HDFC twins merger: What will happen to the mutual fund portfolios?

By Anshul  Oct 31, 2022, 05:15 PM IST (Updated)


The merger proposal of HDFC Bank and HDFC Ltd has already got all the approvals, barring shareholders’ nod (scheduled on November 25) along with the final clearance from the Reserve Bank of India (RBI). Here’s what lies ahead

HDFC Bank in its post-earnings call for the September quarter said that it expects to complete its merger with HDFC Ltd. a few months ahead of the stipulated timeline. The merger of the parent firm with its subsidiary bank is, however, scheduled to be concluded by mid-2023.

The merger proposal of the two entities has already got most of the approvals, barring the shareholders’ nod (scheduled on November 25) along with the final clearance from the Reserve Bank of India (RBI).

So, as things move ahead,  it makes sense to understand how the merger will impact the mutual fund portfolios.

A look at mutual fund portfolios of HDFC Bank and HDFC

As of September 30, 2022, mutual fund schemes collectively held Rs.1.65 lakh crore worth of HDFC Bank and HDFC Ltd. shares under various portfolios. The holding count schemes stood at 496 for HDFC Bank and 335 for HDFC Ltd.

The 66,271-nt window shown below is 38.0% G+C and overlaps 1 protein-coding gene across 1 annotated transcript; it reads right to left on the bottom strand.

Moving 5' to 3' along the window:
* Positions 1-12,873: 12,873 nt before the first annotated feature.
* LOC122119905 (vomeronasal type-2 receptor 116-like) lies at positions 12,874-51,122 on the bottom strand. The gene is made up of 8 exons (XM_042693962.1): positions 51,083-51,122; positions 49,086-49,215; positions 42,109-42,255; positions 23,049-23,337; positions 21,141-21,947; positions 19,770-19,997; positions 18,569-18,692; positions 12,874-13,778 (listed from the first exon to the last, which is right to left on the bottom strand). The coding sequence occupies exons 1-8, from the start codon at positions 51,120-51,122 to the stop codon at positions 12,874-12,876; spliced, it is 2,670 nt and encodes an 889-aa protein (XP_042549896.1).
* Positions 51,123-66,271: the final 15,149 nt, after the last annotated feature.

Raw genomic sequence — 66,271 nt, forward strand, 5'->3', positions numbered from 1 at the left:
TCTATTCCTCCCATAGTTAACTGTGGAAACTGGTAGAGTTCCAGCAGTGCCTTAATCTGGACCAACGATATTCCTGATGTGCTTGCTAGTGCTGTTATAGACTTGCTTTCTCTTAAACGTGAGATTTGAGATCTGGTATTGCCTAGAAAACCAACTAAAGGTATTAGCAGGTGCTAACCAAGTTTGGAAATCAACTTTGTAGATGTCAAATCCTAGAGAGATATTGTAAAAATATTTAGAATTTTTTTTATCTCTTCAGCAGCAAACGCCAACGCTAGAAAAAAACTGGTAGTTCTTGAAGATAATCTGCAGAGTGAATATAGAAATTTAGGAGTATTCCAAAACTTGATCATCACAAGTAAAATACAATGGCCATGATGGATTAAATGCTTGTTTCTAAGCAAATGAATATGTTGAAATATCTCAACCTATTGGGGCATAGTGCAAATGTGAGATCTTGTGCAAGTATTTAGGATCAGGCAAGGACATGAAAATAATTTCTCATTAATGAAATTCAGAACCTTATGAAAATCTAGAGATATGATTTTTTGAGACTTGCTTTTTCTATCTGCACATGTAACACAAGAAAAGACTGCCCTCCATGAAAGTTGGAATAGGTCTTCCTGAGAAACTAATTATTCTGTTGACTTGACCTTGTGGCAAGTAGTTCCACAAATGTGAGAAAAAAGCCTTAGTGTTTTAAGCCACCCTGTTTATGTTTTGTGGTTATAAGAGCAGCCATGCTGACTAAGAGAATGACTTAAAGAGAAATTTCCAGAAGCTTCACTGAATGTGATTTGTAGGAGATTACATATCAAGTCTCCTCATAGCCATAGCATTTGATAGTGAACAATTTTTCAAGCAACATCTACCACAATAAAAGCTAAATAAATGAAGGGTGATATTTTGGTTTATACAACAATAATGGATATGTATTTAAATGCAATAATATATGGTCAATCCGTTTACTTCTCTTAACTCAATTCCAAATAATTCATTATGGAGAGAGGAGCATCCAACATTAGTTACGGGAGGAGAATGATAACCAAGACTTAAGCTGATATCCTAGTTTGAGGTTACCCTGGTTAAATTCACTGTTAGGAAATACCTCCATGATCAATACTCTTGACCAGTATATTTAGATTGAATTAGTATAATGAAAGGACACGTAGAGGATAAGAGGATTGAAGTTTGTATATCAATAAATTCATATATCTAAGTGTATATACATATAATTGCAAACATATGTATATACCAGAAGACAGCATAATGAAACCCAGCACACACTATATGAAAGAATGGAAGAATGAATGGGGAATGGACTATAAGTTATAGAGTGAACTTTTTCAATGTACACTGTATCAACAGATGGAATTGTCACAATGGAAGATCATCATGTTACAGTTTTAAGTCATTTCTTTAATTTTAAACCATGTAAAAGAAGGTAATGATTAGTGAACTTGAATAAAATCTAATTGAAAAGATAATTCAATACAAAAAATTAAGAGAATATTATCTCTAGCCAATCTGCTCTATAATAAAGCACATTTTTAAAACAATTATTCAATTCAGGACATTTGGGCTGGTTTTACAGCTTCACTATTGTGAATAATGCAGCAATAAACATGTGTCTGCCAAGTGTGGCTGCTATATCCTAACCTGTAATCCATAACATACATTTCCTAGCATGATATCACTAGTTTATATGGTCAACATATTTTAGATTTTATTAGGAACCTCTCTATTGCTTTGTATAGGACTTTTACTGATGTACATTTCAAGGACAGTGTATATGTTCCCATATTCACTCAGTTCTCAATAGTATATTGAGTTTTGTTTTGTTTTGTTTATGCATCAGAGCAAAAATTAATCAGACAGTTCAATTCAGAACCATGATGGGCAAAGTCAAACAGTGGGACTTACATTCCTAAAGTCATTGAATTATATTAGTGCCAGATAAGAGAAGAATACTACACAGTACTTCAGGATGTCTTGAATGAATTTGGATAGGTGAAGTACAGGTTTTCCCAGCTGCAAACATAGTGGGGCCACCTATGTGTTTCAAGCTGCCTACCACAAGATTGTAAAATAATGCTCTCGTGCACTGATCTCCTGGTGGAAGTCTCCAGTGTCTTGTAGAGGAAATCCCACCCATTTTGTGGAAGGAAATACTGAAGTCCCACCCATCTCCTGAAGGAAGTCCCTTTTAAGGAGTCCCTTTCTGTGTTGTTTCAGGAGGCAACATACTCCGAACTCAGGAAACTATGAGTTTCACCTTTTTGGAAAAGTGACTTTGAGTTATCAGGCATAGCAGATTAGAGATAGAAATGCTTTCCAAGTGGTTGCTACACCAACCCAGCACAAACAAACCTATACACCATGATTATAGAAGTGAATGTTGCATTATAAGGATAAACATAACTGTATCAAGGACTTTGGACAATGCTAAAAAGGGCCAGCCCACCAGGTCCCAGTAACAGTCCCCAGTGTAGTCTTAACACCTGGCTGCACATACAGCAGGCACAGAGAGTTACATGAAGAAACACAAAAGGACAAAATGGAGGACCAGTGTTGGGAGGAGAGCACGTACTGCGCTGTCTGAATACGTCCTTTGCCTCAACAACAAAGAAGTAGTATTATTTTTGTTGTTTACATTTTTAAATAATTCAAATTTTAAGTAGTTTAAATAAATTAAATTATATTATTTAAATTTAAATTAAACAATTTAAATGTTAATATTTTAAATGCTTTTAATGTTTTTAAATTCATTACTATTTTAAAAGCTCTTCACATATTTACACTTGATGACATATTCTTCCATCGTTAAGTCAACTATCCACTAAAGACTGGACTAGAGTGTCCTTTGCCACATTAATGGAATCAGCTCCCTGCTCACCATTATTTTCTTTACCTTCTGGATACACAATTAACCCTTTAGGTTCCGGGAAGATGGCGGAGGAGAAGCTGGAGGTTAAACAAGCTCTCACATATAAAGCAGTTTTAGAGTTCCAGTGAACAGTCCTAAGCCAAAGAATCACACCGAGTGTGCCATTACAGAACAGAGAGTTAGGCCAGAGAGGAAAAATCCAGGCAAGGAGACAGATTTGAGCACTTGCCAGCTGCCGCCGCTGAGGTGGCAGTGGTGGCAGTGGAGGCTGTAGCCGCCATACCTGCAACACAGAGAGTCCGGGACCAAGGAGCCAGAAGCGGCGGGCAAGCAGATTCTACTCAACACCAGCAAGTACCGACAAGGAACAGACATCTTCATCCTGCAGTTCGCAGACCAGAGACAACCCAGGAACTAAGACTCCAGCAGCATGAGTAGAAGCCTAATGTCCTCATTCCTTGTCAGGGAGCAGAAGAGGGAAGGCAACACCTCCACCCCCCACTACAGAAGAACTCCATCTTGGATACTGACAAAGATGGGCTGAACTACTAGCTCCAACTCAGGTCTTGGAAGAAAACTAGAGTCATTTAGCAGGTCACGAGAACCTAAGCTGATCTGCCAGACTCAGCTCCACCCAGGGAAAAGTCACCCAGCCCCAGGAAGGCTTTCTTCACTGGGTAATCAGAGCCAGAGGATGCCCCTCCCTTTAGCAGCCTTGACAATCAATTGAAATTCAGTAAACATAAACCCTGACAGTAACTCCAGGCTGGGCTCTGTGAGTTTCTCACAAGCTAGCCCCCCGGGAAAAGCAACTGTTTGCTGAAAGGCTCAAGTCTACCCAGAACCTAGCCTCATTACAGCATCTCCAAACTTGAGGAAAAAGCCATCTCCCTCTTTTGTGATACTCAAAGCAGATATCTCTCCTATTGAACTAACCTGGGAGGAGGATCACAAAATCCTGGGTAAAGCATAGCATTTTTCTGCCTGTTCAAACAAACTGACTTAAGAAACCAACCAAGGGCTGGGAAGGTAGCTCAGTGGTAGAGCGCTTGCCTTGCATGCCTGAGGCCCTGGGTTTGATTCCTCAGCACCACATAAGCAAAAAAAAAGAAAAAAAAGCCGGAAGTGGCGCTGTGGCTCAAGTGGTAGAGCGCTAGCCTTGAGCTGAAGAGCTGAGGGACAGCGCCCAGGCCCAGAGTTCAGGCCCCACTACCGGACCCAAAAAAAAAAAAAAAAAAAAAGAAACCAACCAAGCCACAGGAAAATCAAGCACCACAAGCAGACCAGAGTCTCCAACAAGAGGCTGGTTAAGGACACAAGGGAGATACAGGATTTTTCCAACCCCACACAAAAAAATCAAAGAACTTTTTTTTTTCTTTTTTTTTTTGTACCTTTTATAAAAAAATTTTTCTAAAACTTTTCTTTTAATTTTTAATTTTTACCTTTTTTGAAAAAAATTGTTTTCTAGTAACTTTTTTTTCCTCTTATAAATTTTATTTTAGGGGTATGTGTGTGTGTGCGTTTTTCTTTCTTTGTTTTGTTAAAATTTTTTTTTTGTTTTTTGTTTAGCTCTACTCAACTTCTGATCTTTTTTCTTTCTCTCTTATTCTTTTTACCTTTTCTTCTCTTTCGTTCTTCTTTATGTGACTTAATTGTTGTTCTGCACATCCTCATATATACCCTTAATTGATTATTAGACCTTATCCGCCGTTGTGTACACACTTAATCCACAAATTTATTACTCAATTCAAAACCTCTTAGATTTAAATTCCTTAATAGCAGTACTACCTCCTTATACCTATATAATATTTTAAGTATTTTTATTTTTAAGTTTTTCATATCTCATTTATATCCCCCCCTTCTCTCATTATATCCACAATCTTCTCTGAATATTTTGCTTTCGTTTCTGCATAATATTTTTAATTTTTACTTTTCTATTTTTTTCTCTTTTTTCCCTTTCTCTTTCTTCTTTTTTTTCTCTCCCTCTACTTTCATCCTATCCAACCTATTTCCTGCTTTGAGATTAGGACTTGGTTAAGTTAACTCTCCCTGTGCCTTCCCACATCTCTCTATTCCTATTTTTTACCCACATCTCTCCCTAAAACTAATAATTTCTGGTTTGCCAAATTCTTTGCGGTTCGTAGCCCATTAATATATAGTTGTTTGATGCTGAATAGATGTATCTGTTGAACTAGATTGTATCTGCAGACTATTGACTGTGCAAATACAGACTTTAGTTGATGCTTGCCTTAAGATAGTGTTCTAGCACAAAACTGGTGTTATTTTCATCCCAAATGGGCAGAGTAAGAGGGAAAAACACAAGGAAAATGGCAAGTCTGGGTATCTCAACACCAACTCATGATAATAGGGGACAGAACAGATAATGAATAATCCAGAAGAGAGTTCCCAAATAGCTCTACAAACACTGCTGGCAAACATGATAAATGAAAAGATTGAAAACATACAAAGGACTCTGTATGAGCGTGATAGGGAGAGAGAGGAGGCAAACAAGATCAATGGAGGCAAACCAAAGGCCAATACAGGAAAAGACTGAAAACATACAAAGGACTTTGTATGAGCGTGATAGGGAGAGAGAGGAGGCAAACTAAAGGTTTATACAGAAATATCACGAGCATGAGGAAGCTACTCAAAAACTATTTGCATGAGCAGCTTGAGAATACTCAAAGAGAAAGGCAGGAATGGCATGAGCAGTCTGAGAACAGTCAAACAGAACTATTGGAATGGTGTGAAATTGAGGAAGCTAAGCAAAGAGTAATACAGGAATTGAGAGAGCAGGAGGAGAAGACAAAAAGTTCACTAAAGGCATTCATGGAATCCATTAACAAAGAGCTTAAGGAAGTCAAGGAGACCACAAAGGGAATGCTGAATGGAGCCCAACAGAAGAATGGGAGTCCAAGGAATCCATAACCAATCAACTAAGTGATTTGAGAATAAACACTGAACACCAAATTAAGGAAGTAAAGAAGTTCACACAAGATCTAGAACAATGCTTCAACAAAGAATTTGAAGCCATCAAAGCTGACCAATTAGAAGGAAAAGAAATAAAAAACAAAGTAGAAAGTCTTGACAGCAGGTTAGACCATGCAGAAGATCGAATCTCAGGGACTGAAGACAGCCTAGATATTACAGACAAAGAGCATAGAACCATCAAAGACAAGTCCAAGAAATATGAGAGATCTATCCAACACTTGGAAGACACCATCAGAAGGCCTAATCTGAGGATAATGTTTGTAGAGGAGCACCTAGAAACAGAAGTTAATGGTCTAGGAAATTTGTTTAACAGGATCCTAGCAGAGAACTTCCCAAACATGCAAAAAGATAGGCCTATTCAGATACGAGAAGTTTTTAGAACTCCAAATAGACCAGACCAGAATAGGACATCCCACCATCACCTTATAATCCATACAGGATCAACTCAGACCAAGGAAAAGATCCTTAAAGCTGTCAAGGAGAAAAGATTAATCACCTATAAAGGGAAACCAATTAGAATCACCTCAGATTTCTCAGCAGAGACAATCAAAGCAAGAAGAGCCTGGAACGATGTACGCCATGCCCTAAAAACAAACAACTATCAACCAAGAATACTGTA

The combined weightage of both these entities was 13.75 percent.

According to Gopal Kavalireddi, Head of Research at FYERS, the swap ratio will be 42 shares of HDFC Bank for every 25 shares of HDFC Ltd held.

“Post the merger, HDFC Bank will continue to operate as a single entity,” he said.

The current norms

As per the norms specified by the capital markets regulator, Sebi, for diversified equity funds, the investment in equity shares or equity-related securities of a single company must not exceed 10 percent of the net assets of the scheme.

This regulation does not apply to sector-specific or thematic funds.

The impact on mutual funds

As per the last available data, the number of schemes across all AMCs holding HDFC Bank greater than 10 percent in their portfolios was 32 schemes, and for HDFC Ltd, only 4 schemes.

So, upon completion of the HDFC Bank -HDFC merger, a single entity would remain, and mutual fund managers of diversified equity schemes are expected to make the necessary adjustments to their respective portfolios, bringing down the maximum holding percentage equal to or less than 10 percent, said Kavalireddi while talking to

The impact on NSE

Given this huge weight of the HDFC twins in the benchmark index, NSE has issued a consultation note on the possible outcomes of the merger on the index and the resultant exclusion of HDFC and inclusion of a replacement stock.

What should investors do?

As per Kavalireddi, investors need not be excessively worried about any possible sell-off, as the adjustments due to the merger can be easily absorbed by other schemes.

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